The human component is celebrated in this work: a collection of his works in a book, when opened to 83 per cent, reveals a portrait of the author. This art and research walks the line between culture and data in a way that challenges us. I see my art as sketches in how we relate to information, but they also fuel my imagination regarding how we can engage with information in the future.
And this brings us to number three: complexity, a challenge requiring our most advanced tools. In my field of digital humanities, we take the most beautiful works of human expression and turn them into numbers to help us answer questions. For example, Charles Dickens died halfway through writing The Mystery of Edwin Drood. We analyzed all of Dickens’ other works in an attempt to predict as much as we could about the missing chapters. Everyone wants to know who did it, right?
Well we had a steamer trunk full of data, word length, character count, gender analysis, and much more, but very little that would satisfy a mystery lover. Now maybe, if we could have integrated more of these bits and pieces of data, it could’ve brought us a bit closer, but it’s a big challenge. A common challenge today – multiple streams of data, related, but separate, and we are missing the big, compelling story.
In healthcare, how can we help children with type 1 diabetes, and their families, make sense of three sources of data? So, carbohydrates – those are their meals – with insulin doses help keep their blood glucose levels from getting too high or too low. Well, humans are uniquely playful, another great tool, so I sought inspiration from games.
I combined the data into one landscape. So, clouds are carbohydrates, the landscape is an area graph of blood glucose, with red at dangerously high or low levels, and then a stream of insulin dosing runs beneath. All of the numbers are visually represented here, and the goal is simple: a rolling green landscape.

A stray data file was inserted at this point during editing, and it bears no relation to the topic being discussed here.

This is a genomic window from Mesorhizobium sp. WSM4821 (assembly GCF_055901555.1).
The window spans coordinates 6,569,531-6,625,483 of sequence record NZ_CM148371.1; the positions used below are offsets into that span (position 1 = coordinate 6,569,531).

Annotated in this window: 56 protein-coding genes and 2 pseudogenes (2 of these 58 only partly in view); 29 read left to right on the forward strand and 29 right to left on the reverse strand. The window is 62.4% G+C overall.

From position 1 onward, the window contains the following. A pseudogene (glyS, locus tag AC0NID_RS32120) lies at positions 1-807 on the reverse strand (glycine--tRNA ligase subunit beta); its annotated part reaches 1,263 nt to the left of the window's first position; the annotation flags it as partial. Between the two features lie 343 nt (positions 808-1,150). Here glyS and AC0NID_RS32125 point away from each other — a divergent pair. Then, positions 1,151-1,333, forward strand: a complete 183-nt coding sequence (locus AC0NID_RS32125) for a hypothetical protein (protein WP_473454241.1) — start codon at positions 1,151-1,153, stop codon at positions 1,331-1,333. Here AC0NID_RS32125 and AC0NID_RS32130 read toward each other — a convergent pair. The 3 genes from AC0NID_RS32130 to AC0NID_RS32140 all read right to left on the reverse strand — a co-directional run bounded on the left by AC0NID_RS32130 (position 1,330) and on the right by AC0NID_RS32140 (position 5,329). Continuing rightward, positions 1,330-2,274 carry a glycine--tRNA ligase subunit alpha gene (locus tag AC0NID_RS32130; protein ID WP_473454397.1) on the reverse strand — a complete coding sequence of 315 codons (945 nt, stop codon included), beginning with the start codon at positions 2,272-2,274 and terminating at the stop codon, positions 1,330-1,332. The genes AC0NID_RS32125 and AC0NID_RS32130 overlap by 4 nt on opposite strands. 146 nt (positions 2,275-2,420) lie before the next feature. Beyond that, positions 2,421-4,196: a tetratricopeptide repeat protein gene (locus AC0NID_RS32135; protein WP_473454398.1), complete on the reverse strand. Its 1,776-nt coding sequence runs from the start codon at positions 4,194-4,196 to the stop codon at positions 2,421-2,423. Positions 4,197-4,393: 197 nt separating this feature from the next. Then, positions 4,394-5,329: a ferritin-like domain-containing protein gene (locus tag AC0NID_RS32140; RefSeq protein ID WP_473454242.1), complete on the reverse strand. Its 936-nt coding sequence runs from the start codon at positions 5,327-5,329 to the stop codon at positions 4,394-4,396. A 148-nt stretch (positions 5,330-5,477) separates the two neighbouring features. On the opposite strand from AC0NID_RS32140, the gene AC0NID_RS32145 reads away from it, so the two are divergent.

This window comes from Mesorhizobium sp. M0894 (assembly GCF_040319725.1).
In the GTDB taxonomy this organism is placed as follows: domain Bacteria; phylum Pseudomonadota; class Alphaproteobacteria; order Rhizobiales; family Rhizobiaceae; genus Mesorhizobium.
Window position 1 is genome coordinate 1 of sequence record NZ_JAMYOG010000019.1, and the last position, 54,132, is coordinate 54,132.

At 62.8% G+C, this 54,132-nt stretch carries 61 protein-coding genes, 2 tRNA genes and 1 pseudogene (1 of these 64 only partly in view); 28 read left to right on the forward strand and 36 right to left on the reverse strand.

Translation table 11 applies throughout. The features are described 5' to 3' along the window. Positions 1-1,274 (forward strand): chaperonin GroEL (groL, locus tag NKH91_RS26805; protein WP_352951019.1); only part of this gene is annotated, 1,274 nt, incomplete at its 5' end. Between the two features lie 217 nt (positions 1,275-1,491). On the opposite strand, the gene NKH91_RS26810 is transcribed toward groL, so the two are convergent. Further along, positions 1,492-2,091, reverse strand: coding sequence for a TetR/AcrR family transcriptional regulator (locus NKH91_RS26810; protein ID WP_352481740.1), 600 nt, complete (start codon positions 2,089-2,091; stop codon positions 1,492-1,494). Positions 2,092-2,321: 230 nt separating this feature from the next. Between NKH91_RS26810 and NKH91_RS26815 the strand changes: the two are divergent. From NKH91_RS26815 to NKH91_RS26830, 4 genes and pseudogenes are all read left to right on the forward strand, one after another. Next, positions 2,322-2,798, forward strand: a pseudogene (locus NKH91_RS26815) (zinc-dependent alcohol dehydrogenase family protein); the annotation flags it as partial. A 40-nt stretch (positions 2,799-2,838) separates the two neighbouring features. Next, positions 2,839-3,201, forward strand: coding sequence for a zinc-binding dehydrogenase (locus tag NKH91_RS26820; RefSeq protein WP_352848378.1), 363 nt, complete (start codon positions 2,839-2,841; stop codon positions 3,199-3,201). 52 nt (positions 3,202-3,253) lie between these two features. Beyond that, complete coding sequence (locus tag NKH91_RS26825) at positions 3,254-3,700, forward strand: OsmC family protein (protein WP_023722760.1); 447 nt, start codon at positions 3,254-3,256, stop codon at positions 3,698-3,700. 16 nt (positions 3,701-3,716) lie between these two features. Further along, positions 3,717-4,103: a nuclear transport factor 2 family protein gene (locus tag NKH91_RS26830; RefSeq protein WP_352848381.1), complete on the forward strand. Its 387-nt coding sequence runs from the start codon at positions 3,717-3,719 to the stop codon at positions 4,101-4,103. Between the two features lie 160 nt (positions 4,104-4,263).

By combining the data into one landscape, it’s easier to integrate the three types of data, and we can see how one affects another. In a calendar setting, families can make sense of daily or weekly trends. I grew up reading physical landscapes, trapping gophers in North Dakota. Animals leave a wealth of data in their environment. In this picture, the feathers and the animal tracks tell a story of a bird grabbing its prey and lifting off.
About a decade ago, I interviewed an old trapper, and he said something that caught my attention: “I would only set traps for male mink”. And I said, “How could you tell that they were male?” He said their tracks were slightly larger. He went on to note that their tracks could indicate an animal’s maturity, how fast they were going, where they were likely coming from or going to based on food or water in the area, clues on timing of movement and more.
We are all here today because our ancestors mastered this tool: the ability to read all of these points of information, data, in a 3-D environment and synthesize the information to form a full, compelling story.
Now, what if that animal were financial markets or human health? These examples are also part of complex data landscapes. While we’re good at identifying important data, we tend to separate it out, separate graphs, and then we miss the big picture. Can you imagine if we did that with animal tracks? I mean, sure, we could identify the species, but all those other details I mentioned would be lost without context. And mink don’t leave symbols or colors on an X-Y axis. This takes mental energy to keep straight. We can interpret data left by the mink because we know what a mink looks like, moves like, and the ground.
The physical world is our framework for interpretation. But we could really use any familiar framework to help us engage with data. I’ve described data in landscapes, but they exist on objects as well. For generations, master stoneworkers or woodworkers have carefully read 3-D information on the surface of a stone or a piece of wood, and they rely on that information to precisely cut, strike, or cleave that unique raw material into their vision, and their art is a testament to this remarkable human tool. One obvious challenge is we’ve never been able to create high resolution data objects or data landscapes quickly or inexpensively.